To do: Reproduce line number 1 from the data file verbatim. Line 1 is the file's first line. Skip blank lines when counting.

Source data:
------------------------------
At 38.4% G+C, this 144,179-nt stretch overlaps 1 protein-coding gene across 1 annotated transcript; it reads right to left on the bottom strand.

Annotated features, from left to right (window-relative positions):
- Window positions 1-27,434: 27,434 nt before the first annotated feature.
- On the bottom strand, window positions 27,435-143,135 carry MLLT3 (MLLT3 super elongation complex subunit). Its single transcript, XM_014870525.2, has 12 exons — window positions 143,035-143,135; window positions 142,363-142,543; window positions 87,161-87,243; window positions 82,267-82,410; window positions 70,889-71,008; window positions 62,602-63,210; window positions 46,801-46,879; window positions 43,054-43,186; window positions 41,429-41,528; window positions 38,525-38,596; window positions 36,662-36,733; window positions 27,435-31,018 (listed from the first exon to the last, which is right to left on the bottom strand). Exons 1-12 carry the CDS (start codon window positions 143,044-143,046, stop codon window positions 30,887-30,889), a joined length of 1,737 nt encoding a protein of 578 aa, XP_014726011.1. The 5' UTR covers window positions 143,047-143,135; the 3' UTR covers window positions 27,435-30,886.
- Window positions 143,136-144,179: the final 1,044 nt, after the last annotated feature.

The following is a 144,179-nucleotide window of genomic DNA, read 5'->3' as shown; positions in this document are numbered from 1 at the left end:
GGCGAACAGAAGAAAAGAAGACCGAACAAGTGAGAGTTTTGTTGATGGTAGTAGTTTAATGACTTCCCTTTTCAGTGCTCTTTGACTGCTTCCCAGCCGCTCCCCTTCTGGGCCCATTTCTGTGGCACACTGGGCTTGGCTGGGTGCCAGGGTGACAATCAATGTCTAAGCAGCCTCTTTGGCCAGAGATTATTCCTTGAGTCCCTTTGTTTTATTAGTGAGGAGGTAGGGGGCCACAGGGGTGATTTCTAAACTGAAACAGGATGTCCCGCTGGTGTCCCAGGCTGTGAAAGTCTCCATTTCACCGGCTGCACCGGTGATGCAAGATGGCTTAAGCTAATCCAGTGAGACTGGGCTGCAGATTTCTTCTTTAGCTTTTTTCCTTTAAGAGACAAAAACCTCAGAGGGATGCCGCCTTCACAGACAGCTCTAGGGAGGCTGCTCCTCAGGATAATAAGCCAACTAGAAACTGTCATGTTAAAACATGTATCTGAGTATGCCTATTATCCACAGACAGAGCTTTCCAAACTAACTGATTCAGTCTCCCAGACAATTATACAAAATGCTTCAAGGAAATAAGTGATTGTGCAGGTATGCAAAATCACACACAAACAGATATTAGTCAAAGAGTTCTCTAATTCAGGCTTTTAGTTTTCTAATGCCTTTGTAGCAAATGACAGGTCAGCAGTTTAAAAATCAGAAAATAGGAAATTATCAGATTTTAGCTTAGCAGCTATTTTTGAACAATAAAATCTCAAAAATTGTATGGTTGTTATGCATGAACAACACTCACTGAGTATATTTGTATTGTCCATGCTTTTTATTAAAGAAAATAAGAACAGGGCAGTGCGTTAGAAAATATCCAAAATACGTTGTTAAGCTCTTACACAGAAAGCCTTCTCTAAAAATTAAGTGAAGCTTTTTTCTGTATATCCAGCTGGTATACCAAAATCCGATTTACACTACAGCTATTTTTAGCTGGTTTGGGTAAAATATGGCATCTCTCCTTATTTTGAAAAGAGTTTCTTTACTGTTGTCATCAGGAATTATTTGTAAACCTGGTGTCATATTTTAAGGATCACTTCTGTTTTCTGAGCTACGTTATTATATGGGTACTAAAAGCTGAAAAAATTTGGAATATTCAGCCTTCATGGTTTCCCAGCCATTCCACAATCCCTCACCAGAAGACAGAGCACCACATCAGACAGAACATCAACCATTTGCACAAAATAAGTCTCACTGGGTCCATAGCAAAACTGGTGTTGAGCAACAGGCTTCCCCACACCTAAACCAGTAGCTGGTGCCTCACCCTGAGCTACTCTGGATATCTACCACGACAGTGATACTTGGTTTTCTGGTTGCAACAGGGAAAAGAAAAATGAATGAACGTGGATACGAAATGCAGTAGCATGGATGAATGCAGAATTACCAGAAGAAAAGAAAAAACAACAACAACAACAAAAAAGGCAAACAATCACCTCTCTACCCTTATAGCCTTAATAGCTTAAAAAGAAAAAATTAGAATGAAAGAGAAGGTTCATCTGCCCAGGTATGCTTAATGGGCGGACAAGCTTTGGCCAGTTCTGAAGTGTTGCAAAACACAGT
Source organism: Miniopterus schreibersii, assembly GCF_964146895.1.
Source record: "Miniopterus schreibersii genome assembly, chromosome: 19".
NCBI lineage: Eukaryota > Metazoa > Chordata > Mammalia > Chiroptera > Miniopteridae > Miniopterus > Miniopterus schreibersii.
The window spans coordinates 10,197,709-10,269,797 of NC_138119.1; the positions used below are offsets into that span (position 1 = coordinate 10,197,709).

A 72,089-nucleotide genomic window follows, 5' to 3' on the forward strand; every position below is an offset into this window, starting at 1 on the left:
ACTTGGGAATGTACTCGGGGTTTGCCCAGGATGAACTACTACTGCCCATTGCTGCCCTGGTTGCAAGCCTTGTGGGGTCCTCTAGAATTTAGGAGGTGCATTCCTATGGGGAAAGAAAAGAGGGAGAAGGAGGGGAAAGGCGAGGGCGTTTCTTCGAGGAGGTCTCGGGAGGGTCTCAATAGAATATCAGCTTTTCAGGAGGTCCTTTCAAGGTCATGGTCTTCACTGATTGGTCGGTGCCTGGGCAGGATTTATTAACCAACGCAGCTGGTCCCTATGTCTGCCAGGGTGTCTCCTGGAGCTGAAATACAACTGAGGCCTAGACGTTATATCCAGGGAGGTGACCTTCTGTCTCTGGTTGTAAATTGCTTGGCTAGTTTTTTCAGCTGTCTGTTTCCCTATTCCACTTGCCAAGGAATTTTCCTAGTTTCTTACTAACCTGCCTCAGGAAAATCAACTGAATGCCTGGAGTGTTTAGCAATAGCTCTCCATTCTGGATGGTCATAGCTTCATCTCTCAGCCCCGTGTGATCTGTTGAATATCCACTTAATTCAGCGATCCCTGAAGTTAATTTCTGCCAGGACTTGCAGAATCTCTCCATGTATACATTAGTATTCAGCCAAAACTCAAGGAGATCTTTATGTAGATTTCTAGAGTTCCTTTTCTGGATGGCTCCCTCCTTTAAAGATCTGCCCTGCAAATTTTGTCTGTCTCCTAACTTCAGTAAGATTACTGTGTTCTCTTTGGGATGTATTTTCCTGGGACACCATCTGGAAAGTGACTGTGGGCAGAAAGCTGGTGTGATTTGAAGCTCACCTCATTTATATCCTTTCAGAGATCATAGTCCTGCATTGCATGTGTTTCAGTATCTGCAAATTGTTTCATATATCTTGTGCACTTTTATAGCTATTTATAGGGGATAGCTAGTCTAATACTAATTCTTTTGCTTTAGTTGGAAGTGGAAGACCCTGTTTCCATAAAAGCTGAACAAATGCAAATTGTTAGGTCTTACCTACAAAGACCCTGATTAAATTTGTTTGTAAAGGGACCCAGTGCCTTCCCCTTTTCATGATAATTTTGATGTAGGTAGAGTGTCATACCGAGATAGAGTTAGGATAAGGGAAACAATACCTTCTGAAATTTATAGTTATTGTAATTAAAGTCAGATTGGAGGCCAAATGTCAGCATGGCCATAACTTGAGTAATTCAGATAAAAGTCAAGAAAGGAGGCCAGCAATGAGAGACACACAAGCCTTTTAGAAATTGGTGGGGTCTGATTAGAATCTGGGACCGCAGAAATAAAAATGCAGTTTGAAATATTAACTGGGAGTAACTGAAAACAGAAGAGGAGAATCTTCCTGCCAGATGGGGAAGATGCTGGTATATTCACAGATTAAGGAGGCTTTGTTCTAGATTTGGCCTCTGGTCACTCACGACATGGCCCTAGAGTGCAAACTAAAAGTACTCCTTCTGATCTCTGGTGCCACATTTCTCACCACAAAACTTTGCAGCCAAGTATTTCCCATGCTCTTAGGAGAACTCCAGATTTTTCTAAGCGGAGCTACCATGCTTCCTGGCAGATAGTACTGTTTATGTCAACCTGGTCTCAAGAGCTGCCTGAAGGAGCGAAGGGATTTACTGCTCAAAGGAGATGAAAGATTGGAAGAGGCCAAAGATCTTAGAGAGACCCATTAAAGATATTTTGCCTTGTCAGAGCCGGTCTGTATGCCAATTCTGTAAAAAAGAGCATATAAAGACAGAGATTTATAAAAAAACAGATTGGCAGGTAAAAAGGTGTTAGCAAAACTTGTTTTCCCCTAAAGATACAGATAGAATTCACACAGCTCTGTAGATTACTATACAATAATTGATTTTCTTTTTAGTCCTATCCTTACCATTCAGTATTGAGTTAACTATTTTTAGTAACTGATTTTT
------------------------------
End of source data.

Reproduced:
At 38.4% G+C, this 144,179-nt stretch overlaps 1 protein-coding gene across 1 annotated transcript; it reads right to left on the bottom strand.